i was reading greenlight design guide website about tail shape. If i understood what they say, to calculate the deep of crack for a swallow tail they multiply tip to tip distance of the tail by 0,49.
I took a template (5’4 Steve Lis) from blending curve, tip to tip distance is about 29,4cm (11,56") and deep of crack is about 5" (12,5cm).
if i calculate 11.56"x0.49= 5.66" i am far from 5"
How you guys calculate your deep of crack?
My formula: What looks good to my eye. The narrower the tail, the shallower the depth of the swallowtail cut, and the less curve (or none at all, like on the bat tail). If the tail’s a little wider, you can go with a deeper cut, and a little curve, especially if you like that old school look.
(Disclaimer: I am not an expert)
Sorry, but you are asking 2 different questions. A swallow tail is not a fish tail. A Steve Lis fish tail or any fish tail is based on the assumption that you are bisecting the shape to make a pin tail on the forehand and the backhand. A swallow tail is a variety of of a standard square tail on a thruster type of surfboard. Please search the archives before posting so you are asking a question most of us old farts can answer with a bit of experience… Just my 2c…
Hi soulsurfer51. The general guidline for a fish is the crack depth is one half the distance of the distance between the tips. 10 inches between tips, 5 inch crack. Mine are usually around 6.5 inches deep. Anything less than 10 inches between tips I call a swallow tail. Well, tiny swallows we called dove tails back in the day. Mike
Kinstle, J.F. 1977. Surfboard Design and Construction, p. 61. Published by Natural High Express Publishing, Long Beach, CA.
6.5/13 = 0.5
6.5/20.96 = 0.31
13/20.96 = 0.62
Formulas are useful as a rule of thumb, and I think the info Rooster and Stoneburner posted is good. I’m just leery of getting too hung up on “formulas”, because there are too many variables for a formula to factor all of them in. There is a lot of variation in what people are calling a “fish” today, and what a person might want from that design. Thats why I trust my eye more than a formula. What some people call a fish might not be a fish at all to my eye, so a formula that works for my fish might not apply to theirs.
Looking back at the original post, I see he’s describing a Lis fish with an 11" tail and a 5" deep cutaway vs. a 5.66" cutaway - instead of splitting hairs, or saying blending curves got it wrong, I say allow for some flexibility and pick the depth that looks right to your eye. And BTW, I don’t see a half inch difference in depth of cutaway on an old school fish like that as being all that significant to performance or aesthetics, just sayin’.
Just to confuse things , I seem to remember someone posting a formular of 14% for the area that is removed from the fish crack as being optimum , I dont know how you work that out and I dont know they arrived at that number .
I agree 100 percent Huck. Just a ‘general guidline.’ Almost all my fishes have a 6.5 inch crack for that reason. It looks correct to my eye. Doubt it plays any significant role in performance. Bottom contours, fins, and there placement do though.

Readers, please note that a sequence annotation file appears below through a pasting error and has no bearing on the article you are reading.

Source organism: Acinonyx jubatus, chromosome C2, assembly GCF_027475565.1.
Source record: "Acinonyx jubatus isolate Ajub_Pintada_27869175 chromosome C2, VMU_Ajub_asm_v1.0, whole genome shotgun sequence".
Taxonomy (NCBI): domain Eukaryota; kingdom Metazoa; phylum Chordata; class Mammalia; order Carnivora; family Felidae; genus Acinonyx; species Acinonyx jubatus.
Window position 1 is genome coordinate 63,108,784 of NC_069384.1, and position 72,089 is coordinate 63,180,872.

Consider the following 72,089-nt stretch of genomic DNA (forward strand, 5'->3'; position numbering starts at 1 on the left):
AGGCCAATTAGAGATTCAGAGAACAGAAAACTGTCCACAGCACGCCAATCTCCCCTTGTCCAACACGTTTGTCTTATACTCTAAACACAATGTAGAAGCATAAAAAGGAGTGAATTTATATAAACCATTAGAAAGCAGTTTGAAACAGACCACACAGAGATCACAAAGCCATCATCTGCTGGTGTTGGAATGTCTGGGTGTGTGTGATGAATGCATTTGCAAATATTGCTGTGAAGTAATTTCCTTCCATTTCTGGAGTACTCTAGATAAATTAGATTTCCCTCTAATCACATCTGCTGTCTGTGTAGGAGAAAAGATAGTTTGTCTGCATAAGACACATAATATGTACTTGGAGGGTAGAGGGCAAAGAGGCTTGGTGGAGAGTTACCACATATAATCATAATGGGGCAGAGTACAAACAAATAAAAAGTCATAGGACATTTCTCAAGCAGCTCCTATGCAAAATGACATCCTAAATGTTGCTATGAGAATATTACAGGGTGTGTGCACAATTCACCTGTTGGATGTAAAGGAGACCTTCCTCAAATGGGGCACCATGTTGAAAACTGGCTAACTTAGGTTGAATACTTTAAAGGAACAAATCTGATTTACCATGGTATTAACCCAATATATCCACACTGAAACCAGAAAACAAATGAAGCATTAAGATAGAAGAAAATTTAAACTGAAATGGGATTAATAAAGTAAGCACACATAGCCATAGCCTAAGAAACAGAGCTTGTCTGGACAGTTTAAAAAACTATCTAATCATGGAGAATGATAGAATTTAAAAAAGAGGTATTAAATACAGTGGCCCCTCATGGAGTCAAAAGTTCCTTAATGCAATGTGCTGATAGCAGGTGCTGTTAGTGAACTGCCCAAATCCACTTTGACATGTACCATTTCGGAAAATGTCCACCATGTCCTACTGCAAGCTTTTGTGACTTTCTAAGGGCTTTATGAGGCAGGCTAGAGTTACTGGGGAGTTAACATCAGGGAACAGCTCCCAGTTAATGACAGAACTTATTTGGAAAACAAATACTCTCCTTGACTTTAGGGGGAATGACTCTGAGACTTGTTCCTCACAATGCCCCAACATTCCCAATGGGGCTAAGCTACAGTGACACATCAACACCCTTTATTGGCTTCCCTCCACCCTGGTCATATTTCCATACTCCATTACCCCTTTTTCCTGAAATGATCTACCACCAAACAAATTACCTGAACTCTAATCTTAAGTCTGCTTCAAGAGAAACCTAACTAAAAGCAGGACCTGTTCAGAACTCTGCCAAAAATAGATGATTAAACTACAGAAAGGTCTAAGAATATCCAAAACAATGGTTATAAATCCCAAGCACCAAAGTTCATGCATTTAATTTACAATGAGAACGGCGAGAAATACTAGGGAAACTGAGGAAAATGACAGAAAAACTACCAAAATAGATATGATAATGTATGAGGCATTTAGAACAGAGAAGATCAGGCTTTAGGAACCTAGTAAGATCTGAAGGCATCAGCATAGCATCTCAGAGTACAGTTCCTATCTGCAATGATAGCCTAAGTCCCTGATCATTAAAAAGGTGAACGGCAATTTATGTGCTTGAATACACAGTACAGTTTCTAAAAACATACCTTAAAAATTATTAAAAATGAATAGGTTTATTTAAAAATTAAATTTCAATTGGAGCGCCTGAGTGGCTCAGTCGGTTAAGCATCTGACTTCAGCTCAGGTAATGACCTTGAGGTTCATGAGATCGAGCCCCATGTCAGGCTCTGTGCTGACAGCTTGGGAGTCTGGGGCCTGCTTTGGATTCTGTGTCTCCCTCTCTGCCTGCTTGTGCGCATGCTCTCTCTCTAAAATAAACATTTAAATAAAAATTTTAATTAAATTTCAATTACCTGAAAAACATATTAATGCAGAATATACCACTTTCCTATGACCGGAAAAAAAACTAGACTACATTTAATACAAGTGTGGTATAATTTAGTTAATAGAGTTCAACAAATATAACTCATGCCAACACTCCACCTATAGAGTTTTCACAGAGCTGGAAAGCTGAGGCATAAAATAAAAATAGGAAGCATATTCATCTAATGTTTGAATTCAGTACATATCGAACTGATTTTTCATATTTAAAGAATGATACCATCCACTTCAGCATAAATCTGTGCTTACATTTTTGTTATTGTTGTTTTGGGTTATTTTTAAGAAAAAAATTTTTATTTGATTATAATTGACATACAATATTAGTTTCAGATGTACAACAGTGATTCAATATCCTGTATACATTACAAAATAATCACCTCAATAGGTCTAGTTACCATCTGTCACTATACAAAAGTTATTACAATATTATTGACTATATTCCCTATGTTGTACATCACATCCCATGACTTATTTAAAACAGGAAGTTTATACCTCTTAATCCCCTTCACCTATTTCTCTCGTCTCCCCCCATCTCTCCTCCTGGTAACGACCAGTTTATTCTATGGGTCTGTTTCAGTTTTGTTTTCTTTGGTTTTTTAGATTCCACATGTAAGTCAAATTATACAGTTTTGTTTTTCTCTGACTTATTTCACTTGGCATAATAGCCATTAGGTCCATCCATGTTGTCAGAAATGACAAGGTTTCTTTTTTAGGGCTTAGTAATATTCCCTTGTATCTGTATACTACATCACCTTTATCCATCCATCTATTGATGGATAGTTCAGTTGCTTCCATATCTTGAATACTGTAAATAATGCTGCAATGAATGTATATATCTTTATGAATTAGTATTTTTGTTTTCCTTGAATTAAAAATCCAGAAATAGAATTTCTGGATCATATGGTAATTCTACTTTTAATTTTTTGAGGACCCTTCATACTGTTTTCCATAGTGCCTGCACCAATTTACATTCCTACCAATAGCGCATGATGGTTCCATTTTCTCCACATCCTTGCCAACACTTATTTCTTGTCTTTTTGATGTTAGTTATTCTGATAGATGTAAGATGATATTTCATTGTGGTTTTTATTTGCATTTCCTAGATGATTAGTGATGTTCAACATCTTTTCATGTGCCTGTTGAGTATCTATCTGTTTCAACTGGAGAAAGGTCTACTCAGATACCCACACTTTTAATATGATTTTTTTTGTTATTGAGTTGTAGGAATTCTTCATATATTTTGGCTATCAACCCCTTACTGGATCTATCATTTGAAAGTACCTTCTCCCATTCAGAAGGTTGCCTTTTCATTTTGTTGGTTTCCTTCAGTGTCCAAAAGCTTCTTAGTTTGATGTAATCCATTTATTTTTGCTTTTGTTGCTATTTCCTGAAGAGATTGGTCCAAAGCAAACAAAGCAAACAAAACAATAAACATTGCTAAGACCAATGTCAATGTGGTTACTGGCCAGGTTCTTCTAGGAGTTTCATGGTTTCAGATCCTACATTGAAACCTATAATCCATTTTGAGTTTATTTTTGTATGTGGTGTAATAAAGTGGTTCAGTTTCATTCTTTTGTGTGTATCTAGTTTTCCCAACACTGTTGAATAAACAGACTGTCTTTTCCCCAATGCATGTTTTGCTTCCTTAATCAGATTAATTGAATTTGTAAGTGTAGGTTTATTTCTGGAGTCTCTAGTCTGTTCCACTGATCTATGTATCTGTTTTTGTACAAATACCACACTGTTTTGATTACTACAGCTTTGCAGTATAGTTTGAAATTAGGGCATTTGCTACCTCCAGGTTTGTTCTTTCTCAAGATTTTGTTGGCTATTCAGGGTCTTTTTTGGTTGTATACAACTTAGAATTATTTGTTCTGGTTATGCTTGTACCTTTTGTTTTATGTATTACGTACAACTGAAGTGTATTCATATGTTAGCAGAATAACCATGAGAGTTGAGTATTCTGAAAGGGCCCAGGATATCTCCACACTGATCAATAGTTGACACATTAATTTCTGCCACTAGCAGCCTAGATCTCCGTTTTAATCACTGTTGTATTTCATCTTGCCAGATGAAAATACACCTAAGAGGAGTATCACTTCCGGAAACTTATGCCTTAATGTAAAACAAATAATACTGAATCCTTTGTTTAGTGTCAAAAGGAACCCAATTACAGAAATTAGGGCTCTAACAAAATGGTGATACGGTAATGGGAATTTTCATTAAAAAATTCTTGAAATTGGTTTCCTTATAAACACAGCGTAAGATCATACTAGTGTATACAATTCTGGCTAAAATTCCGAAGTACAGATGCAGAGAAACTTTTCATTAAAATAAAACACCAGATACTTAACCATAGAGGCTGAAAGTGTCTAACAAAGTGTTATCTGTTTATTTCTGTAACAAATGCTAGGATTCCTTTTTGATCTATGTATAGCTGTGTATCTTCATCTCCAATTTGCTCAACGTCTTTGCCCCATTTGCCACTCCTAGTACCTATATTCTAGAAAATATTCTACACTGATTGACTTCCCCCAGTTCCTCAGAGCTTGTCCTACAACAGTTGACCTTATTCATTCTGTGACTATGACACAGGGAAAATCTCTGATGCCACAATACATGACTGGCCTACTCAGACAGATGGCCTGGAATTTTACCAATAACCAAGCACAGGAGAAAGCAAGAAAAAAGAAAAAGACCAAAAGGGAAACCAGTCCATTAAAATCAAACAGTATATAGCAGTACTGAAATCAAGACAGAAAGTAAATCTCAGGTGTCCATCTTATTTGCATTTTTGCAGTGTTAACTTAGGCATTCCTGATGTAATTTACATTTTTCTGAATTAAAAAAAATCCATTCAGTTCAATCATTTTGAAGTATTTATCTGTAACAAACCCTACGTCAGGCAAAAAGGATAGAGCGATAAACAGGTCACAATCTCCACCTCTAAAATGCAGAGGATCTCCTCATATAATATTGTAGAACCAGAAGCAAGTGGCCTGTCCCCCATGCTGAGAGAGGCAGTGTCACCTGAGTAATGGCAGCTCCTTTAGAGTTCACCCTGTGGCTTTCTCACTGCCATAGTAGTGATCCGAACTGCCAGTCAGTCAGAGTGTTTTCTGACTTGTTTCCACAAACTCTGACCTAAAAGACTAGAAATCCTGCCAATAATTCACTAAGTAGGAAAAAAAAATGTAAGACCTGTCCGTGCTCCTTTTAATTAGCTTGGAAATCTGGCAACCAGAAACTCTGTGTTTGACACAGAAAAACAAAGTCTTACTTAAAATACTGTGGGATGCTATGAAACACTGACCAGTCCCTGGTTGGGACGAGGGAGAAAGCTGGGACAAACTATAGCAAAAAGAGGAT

I will say I’d call pretty much all the tails you showed swallowtails, and not fish. Just my opinion growing up and learning to surf where the fish all started and what we called what back then. Anyone can call their boards anything they want. Not judging. Just saying. Mike
Rare insight, and understanding, enjoyed by few. Kudos.
Swallowtail is the title of the thread. There was only 1 board that I call a fish, but the term has wider use among today’s surfers.
True and your wooden board is a true “Fish”. The last couple of pics are what people these days are calling a “Modern Fish”. Although neither look anything like your wooden board.
If you want to know all things fishy there is a thread called fishy buttcrack porn , # 44 talks about the 14% buttcrack removel
…fish tail is one thing and swallow tail another.
The secret of the swallow tail is to “put closer” the rear fin to the tail. I mean; is that crack permits to see the fin; so permits to engage the fin better in the pocket for hot doggin surfin. If you set up a right rear fin or change fins is a killer set up for a thruster.
Here the final result. I did also a fabric inlay. First attempt with some imperfection but I am happy with the final shape. Thanks to everybody for the help.
Your board looks great soulsurfer. Mike
Turned out great Mr. Soul. Just to add fuel to the fire; I am sure any of the"regulars" that frequent this site can remember somewhere, sometime when somebody didn’t know any better and posted an outline of a design that they intended to shape that had NO Butt Crack whatsoever and yet the Poster called it a Fish or Fish design. I myself have tried in the past to correct a couple of these misinformed num nuts to no avail. In fact; took flack about the crack when I insisted that a big wide Squash Tail or Rounded Pin without a Butt Crack was in no way shape or form a “Fish”. There is also a complete and obvious difference between Fish and Swallowtails. But there is also a lot of variation and blending of the two. I gave up. Call it a Parrot Beak. I don’t care. Lowel
This board is just a memory, I bought it around 1978. 6’6" shaped by Dennis Pang. I think Craig sold it to me for $175, brand new with fin. I only rode swallow tails back then. The Brewer fin is not the fin that came with the board. The fin that came with the board was similar to a GG 4A, second image has the original fin and you can see where there are 2 strange channels that are near the fin on each side.
I like that shark. Nice clean board.